Seven questions for reporters, lawmakers, and the public to demand answers.
Christopher Wylie goes on the record to discuss his role in hijacking the profiles of millions of Facebook users in order to target the US electorate
Darn it … As I was getting to enjoy, women for a change, tormenting men at the workplace … alas it was not true. Not all may be lost though … a glimmer of that gray area that is Thailand.
ProPublica erred when it reported in 2017 that Gina Haspel was in charge of a secret prison in Thailand during the infamous interrogation of an al-Qaida suspect.
In this second post in our series about Canada’s national security law reform, we begin a discussion of changes proposed for the Communications Security Establishment (CSE), Canada’s primary signals intelligence and cybersecurity agency. We focus specifically on how Canada will address an issue that has also arisen in allied states: oversight of bulk collection that may incidentally include communications involving nationals.
It is about disrupting and holding accountable entrenched actors and conduct that have reared their ugly heads again and again over the years continuing to present.
The following have been updated and added to the integrated slides:
Never Too Late
Focusing on Relevant Stuff
Title 26, 18, 50 and 10 Confusion
Federal Investigations Primer:
Added compartmentalization & Need to Know
Cross-Border Law Enforcement Primer:
Added Canadian “Agent” Role
Added Stings, Ethnic Communities and Foreign Personas
Updated Factual Instances: Corruption
Updated Impacts of Off-the-Books or Regional Independence Alliances
Sources, Operatives & Organizations Digest:
Added Criminal Organization Structure
Added Criminal Organization Communication Structure
Added Matchmakers & Rainmakers
Seattle Federal Corruption Slides Integrated:
Added Selected Linkages Slide Set
This post is the 2nd addendum to (previous limited information 9 posts) and integrated post for documentation and reference purposes. Information, context and statements were previously and contemporaneously documented and independently verifiable. Conclusions and assessments are self-evident or clearly marked and separately identified. Related efforts are not recent and have been ongoing for a significant period.
A few years ago, shortly after stepping down as Assistant Attorney General for National Security, I published a long article called Law Enforcement as a Counterterrorism Tool. As its title suggests, the article’s central thesis was that law enforcement methods are useful in combating international terrorism. I did not try to make the case that law enforcement is the only, or even necessarily the best, way of combating terrorism.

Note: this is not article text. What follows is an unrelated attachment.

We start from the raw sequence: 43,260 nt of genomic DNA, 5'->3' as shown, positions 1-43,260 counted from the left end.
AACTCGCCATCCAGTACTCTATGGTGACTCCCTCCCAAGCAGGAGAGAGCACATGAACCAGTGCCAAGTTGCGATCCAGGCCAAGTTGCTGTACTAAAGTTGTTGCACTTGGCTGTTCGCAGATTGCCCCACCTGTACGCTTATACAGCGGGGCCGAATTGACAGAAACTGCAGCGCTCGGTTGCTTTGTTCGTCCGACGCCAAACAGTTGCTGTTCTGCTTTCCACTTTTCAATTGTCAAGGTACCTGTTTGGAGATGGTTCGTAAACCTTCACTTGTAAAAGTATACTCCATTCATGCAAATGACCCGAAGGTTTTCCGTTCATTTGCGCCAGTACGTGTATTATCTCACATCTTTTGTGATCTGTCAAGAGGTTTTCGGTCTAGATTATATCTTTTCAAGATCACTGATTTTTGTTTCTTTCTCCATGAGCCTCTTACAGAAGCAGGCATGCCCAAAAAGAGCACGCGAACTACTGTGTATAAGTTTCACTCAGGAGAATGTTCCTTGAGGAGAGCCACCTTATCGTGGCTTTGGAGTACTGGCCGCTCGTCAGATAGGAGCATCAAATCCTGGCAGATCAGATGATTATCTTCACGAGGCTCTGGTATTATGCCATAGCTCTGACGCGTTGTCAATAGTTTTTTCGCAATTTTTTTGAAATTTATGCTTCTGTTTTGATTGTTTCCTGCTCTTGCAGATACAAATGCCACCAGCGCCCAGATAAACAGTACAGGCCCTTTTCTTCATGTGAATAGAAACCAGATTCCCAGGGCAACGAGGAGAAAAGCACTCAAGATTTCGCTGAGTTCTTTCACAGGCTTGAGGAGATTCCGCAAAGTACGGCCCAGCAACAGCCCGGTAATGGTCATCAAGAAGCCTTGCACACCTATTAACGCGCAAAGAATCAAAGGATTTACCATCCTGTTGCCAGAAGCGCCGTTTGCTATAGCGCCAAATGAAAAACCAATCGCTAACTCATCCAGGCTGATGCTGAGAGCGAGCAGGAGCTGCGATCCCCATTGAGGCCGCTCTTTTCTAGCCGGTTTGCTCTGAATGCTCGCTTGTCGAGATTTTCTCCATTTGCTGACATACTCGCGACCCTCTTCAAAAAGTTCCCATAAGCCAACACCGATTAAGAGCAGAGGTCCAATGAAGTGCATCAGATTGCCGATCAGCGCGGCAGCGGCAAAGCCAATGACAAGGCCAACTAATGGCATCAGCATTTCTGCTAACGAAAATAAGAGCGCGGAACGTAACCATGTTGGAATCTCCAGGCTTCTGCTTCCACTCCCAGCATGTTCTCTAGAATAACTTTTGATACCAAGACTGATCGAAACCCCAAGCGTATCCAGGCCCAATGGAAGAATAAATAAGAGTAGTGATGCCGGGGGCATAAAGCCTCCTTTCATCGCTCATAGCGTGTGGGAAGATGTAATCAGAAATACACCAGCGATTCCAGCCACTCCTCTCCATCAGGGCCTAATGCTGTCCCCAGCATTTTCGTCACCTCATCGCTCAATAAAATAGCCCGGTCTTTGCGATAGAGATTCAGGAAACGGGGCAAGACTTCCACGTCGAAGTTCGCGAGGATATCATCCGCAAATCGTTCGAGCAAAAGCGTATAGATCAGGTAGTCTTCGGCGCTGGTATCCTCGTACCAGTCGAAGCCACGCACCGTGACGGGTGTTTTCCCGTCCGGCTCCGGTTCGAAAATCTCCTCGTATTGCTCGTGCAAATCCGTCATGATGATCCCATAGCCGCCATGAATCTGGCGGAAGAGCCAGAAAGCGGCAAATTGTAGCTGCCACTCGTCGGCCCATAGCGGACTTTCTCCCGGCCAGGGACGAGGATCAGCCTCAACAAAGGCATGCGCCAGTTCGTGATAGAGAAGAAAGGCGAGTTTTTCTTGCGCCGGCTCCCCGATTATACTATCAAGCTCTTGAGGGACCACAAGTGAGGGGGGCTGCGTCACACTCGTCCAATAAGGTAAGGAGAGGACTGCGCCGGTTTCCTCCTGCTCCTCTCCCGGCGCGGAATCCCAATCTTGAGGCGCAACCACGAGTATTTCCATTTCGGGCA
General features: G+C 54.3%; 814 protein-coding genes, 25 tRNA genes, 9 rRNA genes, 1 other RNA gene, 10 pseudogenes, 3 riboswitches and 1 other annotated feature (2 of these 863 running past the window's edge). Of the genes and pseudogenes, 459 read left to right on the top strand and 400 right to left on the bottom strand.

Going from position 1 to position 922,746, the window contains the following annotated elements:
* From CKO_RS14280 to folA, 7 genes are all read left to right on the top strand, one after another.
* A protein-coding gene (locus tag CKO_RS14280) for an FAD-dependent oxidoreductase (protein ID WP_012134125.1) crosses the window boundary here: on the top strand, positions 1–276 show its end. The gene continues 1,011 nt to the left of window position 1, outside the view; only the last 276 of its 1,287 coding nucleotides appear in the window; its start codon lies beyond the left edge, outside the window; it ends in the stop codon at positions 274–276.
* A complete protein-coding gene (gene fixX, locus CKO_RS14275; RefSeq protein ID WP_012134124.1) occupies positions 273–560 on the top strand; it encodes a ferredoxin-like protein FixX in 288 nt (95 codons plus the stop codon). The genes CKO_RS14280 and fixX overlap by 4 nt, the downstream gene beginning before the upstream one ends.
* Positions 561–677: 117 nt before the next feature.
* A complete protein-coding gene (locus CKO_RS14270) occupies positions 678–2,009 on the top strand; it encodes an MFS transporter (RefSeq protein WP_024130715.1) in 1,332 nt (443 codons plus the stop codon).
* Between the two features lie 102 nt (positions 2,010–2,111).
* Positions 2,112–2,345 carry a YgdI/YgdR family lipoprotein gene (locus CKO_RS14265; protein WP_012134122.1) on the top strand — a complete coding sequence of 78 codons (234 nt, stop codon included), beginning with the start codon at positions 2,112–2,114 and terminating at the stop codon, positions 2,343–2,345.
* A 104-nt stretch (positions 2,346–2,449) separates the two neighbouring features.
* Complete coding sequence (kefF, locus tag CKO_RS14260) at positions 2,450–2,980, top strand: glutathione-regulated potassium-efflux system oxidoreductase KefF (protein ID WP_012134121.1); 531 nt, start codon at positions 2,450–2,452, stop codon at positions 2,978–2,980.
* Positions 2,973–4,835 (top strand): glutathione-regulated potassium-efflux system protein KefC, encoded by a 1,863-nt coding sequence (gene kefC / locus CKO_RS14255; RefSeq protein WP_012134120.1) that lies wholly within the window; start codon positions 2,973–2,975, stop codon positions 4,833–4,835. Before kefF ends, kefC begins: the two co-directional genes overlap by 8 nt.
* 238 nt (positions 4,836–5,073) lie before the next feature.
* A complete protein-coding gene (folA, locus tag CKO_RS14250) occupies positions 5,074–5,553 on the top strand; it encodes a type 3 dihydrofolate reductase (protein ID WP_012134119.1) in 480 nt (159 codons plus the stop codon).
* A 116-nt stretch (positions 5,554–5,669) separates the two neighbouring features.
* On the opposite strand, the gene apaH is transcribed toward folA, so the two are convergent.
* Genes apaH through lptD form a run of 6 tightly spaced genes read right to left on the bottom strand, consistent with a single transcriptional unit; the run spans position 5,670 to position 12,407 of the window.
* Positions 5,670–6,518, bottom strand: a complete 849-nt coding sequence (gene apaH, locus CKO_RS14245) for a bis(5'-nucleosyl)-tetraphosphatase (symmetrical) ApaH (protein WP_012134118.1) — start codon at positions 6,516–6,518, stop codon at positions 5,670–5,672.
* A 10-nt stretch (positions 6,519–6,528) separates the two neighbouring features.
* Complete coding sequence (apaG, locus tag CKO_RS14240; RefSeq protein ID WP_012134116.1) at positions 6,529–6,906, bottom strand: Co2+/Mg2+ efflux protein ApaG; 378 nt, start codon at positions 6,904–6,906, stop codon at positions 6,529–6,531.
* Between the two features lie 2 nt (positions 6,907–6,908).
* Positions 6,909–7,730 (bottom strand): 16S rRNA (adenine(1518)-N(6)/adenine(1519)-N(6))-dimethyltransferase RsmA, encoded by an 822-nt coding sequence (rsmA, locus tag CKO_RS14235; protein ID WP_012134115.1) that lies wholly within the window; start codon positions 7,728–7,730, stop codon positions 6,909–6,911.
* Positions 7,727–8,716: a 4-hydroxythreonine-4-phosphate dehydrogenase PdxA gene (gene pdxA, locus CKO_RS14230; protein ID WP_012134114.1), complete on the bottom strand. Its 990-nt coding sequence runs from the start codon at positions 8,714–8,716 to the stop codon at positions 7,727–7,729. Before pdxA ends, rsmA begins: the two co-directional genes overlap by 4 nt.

Two Democratic senators on Wednesday asked major vendors of U.S. voting equipment whether they have allowed Russian entities to scrutinize their software, saying the practice could allow Moscow to hack into American elections infrastructure.
Get ready for your head to explode.
In the middle of TEDxBrussels talk on March 5 that focused on censorship, a male event organizer walked onto the stage and physically dragged the female presenter off. And the kicker? The theme of the entire TEDx event was Brave New World — as in, yes, the Aldous Huxley book about a dystopian future wherein an all-powerful state controls the lives of its citizens.
And it only gets worse from there.
On Feb. 13, our colleague Robert Chesney flagged the upcoming Cyber Command legal conference titled “Cyberspace Operations in the Gray Zone.” The conference—which begins Monday morning and involves heavy interagency and private sector and academia participation—is set to address a number of key international and domestic law issues surrounding cyberspace operations, such as the exploiting of social media in the gray zone, the characterizing of information warfare in cyberspace, the protecting of domestic information systems, the countering of gray zone cyber threats, technology and warfare, and privacy implications of military cyberspace operations.
The benefits of secure encryption redound to both law enforcement and citizens’ rights.